And I was delighted to receive the news that he had returned to serve in Tanzania as Minister of Foreign Affairs and East African Cooperation (2015-2019) and then as Minister of Justice and Constitutional Affairs (2019 until his untimely passing).

I last saw Mzee Mahiga in Dar es Salaam in February 2018. I was struck by his enduring intellect, grace, vision, and gentle charisma. I shared with him how fondly I remembered that time we shared together, some 20 years earlier and a continent away, on the day that Mwalimu Nyerere died.

He shared that the lessons of Mwalimu always guided him – that states and individuals can be champions of principles and agents of change.

I then shared with Mzee Mahiga that this was a lesson I had learned from him.

Mzee Mahiga was a great Tanzanian ambassador to the world. His connections to Canada were strong, from his graduate studies at the University of Toronto from 1970 to 1975 to his time serving at the Tanzanian High Commission in Ottawa.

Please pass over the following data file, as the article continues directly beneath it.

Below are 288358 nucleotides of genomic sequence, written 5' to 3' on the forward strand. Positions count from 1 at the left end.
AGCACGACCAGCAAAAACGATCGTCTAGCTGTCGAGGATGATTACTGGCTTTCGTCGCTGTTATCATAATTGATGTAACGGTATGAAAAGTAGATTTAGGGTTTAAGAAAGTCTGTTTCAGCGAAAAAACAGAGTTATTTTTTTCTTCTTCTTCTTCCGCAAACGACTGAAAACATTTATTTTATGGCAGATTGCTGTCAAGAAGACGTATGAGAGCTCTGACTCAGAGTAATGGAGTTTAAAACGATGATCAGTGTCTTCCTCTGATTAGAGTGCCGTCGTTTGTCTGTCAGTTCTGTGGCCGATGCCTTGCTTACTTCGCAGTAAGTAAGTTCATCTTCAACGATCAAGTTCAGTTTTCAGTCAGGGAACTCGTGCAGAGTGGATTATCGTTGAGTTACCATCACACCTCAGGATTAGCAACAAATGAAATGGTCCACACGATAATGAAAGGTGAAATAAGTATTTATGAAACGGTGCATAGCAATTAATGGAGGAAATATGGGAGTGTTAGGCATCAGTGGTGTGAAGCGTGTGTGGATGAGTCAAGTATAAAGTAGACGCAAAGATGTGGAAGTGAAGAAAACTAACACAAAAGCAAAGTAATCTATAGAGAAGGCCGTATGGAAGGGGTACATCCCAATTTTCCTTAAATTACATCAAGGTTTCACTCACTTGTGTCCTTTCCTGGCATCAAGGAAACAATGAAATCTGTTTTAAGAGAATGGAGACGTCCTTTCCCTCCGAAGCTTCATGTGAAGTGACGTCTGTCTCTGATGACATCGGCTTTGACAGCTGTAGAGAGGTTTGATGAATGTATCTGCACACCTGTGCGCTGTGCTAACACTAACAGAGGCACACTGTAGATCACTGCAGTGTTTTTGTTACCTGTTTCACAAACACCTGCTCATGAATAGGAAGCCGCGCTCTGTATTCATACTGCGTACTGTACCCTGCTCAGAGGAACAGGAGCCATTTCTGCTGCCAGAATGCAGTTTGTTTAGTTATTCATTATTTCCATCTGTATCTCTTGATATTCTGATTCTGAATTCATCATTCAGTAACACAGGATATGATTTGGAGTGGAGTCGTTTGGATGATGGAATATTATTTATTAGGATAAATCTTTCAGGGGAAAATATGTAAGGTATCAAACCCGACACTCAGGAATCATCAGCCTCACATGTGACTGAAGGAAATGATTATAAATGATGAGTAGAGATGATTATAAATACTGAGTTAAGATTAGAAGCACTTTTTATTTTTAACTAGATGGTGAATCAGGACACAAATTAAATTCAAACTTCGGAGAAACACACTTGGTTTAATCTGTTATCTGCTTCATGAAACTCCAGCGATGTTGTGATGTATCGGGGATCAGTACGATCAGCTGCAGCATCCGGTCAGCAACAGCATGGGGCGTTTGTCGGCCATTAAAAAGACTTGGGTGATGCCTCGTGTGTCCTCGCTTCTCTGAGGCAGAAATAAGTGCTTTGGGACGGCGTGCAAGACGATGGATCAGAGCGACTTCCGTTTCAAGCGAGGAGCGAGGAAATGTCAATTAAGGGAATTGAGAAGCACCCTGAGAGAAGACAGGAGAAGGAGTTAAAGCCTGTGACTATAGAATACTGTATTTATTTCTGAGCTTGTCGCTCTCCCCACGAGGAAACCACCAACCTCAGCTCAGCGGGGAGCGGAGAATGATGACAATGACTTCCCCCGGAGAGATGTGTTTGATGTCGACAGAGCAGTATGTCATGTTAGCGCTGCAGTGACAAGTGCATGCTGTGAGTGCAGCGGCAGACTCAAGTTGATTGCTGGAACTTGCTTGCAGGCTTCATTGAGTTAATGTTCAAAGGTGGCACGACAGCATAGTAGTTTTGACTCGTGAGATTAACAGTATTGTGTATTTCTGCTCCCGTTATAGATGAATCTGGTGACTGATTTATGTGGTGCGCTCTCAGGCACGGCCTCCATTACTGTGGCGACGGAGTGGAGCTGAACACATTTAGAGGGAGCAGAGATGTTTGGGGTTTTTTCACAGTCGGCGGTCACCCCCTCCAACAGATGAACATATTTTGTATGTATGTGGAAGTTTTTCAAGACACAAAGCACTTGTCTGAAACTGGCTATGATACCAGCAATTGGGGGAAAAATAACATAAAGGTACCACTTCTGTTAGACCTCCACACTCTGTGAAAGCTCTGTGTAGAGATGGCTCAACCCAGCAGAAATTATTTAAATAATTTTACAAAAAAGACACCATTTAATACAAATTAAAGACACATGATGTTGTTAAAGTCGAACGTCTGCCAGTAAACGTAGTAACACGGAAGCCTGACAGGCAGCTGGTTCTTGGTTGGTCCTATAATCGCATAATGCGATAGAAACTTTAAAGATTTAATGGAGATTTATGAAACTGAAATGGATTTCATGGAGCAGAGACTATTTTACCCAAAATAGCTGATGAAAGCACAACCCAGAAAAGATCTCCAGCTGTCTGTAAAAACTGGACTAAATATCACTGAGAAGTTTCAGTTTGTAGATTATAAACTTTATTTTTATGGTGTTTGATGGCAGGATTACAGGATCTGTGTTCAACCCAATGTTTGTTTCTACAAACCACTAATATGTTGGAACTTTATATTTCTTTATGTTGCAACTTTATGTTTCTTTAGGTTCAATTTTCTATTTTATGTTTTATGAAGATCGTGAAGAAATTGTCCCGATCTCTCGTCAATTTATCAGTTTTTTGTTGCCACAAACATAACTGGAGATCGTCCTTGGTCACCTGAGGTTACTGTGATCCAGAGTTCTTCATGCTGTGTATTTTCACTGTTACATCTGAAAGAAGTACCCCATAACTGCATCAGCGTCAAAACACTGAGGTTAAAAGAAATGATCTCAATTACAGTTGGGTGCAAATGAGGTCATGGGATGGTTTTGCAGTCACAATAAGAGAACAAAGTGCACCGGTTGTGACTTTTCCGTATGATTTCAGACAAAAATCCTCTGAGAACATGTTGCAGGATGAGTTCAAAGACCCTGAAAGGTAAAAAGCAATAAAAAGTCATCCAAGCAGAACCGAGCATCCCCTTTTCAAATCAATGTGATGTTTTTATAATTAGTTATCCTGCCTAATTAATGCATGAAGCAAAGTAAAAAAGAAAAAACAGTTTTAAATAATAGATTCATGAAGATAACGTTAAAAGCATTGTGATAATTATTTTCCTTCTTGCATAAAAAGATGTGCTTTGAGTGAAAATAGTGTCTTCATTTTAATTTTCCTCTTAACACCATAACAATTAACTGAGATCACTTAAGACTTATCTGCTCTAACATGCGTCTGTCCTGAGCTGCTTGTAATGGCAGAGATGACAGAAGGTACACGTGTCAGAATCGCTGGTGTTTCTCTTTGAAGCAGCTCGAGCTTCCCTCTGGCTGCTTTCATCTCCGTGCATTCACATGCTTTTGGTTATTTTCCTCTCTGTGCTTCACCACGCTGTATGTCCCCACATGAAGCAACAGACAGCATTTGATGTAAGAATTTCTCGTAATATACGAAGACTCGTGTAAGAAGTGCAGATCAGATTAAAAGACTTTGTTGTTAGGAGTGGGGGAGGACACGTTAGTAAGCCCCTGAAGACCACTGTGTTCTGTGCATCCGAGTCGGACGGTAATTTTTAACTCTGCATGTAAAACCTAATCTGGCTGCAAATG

But his lessons to the world were deeper: that respect and cooperation between sovereign states is essential to solve our greatest challenges; that principles can be maintained and realized; that collective action and international cooperation are both necessary and possible; and that the world has as a lot to learn from Tanzania and Africa.

So, on this World Refugee Day, I would like to say ahsante sana. My thanks to Mzee Mahiga’s family for sharing him with the world. And my thanks to Tanzania for all that the world has learned from you, through the life and work of Ambassador Dr. Augustine Mahiga.

On World Refugee Day, and every day, I will remember the greatest lesson I learned from Mzee Mahiga: that the world’s greatest challenges can be resolved through respect, cooperation, and human decency.

Rest in peace, Mzee Mahiga. You are already missed.

Written by
Dr. James Milner
Carleton University
UN entities involved in this initiative
United Nations High Commissioner for Refugees